The massacre used to be blamed on the Nazis, who had just seized the town. The truth, brought out by new historical studies, has shaken Poland to the core. On July 10th, 60 years ago, Jedwabne's Jews were rounded up, savagely beaten and then, those who were not dead already, burned alive in a barn-by their Catholic neighbours. "Fratricide," Mr Kwasniewski calls it. At the ceremony of remembrance, he wore a yarmulka and was flanked by rabbis. It was an opportunity to put Poland in a better light with America's ever-suspicious Jews. "But the speech was also for ourselves," says Mr Kwasniewski. "We Poles have to look truth in the eye, any truth, and say: it was so, it happened."

Some nationalists would like to pretend otherwise. But Mr Kwasniewski can afford to be forthright. Opinion surveys give him almost 80% support. His wife Jolanta is so popular that people are only half joking when they say she should run for president in 2005. Even conservatives find it hard to be rude about this ex-communist. "Unfortunately, he's a good president," says a government minister through gritted teeth. How does Mr Kwasniewski do it? "I simply love the people," he beams.

Certainly, he understands them. His core support is from "disco Poland", the 60% or so of the electorate without intellectual aspirations, just looking to get by. An agnostic, Mr Kwasniewski knew that disco Poles were not as pious as the country's churchmen liked to believe. He also saw that they were not concerned with history, a lesson the Polish right has yet to absorb. "Look to the future," was the slogan of his first presidential triumph, over then President Walesa. Mr Walesa, a raw hero, reminded disco Poles of their petty sins under communism; Mr Kwasniewski, a smooth pragmatist, absolved them.

Like Bill Clinton and Tony Blair, his models, Mr Kwasniewski knows the value of a well-placed handshake and a squeezed shoulder. He is similarly plastic, a pal to the working man, a sober statesman to world leaders. Well, almost sober. In his previous term, a cameraman caught him staggering about the site of a mass grave, at Kharkov, in Ukraine, of second-world-war Polish army officers. Mr Kwasniewski claims he had a bad leg, others say he was stinking drunk. State television, firmly in his camp, obligingly covered up the story. It angered many Poles at the time, as did a later wisecrack about the pope. But pollsters reckon such stumbles cemented his appeal. "The people feel they can see a normal guy behind the curtain," says one.

The ceremonial nature of his office suits Mr Kwasniewski. He has titular control of the armed forces, and a presidential veto, which he uses sparingly, but no other real power. Instead, he has carved out a role selling Poland abroad. He is the jolly backslapper at international summits, barging his way to the front row at every photo-opportunity. At home, he is more circumspect. A rare guest is a welcome guest, goes the Polish saying, and Mr Kwasniewski is all the more popular for remaining above domestic politics. A nice arrangement: failures belong to the government, successes reflect well on himself.

President and party Things will change if, as is likely, the ex-communist Social Democrats, his party, win the general election in September. Their leader, Leszek Miller, laid on the activists to aid Mr Kwasniewski's presidential campaign, but relations between the two could become strained. They are different types.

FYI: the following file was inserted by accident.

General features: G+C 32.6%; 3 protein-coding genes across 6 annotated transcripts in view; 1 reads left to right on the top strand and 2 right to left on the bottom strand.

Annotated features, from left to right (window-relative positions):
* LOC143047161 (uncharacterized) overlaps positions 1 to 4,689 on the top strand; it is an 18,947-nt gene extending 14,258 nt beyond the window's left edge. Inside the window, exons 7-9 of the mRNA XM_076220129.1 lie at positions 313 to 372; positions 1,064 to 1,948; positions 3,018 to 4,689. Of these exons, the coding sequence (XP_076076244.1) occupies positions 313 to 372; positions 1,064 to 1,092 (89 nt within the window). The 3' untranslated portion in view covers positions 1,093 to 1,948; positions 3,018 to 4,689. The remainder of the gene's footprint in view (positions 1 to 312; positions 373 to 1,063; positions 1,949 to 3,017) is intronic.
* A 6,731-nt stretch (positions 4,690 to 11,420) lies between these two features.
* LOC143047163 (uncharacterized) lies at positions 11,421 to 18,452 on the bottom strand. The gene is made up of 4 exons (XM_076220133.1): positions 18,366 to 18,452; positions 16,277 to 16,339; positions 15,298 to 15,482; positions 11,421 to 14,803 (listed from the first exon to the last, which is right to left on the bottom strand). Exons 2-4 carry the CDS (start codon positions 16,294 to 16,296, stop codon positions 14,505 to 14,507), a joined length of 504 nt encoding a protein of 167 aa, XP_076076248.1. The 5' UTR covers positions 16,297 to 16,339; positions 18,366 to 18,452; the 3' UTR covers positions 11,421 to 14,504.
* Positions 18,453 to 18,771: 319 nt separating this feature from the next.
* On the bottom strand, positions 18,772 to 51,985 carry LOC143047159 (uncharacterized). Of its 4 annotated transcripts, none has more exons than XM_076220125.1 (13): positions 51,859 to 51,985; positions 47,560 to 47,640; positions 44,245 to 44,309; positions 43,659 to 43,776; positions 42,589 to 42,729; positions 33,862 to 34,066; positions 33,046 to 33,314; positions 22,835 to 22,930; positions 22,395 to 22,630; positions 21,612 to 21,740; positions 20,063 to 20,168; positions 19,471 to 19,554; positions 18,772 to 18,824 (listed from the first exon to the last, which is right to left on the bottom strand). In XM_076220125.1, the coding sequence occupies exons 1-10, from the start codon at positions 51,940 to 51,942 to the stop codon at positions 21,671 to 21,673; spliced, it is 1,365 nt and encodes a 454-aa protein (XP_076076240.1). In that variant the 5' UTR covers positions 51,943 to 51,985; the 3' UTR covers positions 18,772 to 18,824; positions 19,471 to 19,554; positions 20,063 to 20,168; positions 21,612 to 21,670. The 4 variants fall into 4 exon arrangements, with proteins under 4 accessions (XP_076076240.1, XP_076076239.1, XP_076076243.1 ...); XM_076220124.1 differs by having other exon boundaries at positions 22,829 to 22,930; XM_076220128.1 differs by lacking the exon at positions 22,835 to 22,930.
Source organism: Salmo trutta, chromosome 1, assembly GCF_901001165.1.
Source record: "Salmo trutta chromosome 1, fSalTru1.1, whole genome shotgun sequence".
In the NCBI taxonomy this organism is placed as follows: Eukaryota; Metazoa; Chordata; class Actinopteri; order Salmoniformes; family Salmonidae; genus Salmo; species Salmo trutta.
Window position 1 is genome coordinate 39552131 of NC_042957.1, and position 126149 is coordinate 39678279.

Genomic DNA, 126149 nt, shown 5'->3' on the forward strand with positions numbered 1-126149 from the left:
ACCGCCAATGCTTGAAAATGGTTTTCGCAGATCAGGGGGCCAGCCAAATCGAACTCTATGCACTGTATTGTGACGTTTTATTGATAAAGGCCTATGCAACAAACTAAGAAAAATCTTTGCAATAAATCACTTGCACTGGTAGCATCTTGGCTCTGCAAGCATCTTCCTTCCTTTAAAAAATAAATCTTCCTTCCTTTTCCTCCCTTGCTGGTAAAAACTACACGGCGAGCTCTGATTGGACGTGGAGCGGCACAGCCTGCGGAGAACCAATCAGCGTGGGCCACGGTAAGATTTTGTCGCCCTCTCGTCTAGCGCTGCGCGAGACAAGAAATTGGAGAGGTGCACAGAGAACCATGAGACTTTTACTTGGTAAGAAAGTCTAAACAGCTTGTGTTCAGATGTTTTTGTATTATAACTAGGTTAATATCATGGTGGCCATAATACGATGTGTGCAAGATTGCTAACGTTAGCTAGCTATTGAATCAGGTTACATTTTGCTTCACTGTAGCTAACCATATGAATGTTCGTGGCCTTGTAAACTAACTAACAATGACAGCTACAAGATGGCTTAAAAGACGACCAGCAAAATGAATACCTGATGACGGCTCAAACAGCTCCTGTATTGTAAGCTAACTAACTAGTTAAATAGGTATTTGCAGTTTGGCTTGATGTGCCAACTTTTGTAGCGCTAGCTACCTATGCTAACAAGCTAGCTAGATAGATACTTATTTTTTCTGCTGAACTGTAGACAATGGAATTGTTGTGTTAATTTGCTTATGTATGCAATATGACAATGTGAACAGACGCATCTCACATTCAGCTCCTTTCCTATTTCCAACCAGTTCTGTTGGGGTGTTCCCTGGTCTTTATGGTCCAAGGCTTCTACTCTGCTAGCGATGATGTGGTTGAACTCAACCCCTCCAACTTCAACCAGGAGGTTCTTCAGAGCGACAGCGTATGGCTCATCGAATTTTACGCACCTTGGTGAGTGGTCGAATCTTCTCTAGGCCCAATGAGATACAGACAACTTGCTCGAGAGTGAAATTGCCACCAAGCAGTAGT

Mr Miller was the worker promoted by the party, Mr Kwasniewski the bright young man plotting his own career. He "hopes" Mr Miller will not think of a coalition with the Peasants' Party, whose voters tend to reject the EU; nor, once in office, reduce the independence of the central bank. His praise for Mr Miller is qualified: "a great organiser, the best, but he only understands Poland." Translation, leave schmoozing at foreign summits to me.

Mr Kwasniewski's informal power will increase if the Social Democrats win the election. His own economics adviser will go to work for Mr Miller. But he may find his popularity dented by government crises, and these are quite likely. Unemployment is still rising, consumer confidence is in the dumps, and the stagnant economy has left a $4 billion hole in the budget.

While Mr Miller wrestles with that, Mr Kwasniewski will be drumming up support for joining the EU. He knows the haggling, and the ultimate terms, will be hard, especially over agriculture. Poland has too many farmers, he admits. Those who cannot compete will have to be helped into other work. "We cannot give them any illusions." Yet he claims to feel certain that the voters, especially young ones, will back membership in the necessary referendum. "The simple arguments will work best," he says. "There is no alternative for a developing Poland but to join-and no alternative for the EU but to take us."

Not that Poles look west only as far as Brussels. There are millions of Polish-Americans, and George Bush got a very warm welcome in Warsaw last month. It is a special relationship that seems to work. Mr Kwasniewski has the ear of President Leonid Kuchma of Ukraine, and sold Mr Bush on the need for more American involvement with that country. The Polish president likes to see himself as the middleman.

And further ahead? In 1974, when he worked in London for some months, he became (and still is) a keen fan of Arsenal football club. International football politics? He wouldn't say no.

Look into PUBLIKACJE (in the Polish section) for a somewhat different set of documents on JEDWABNE 10 lipca 2001 - SPRAWOZDANIE I OPINIE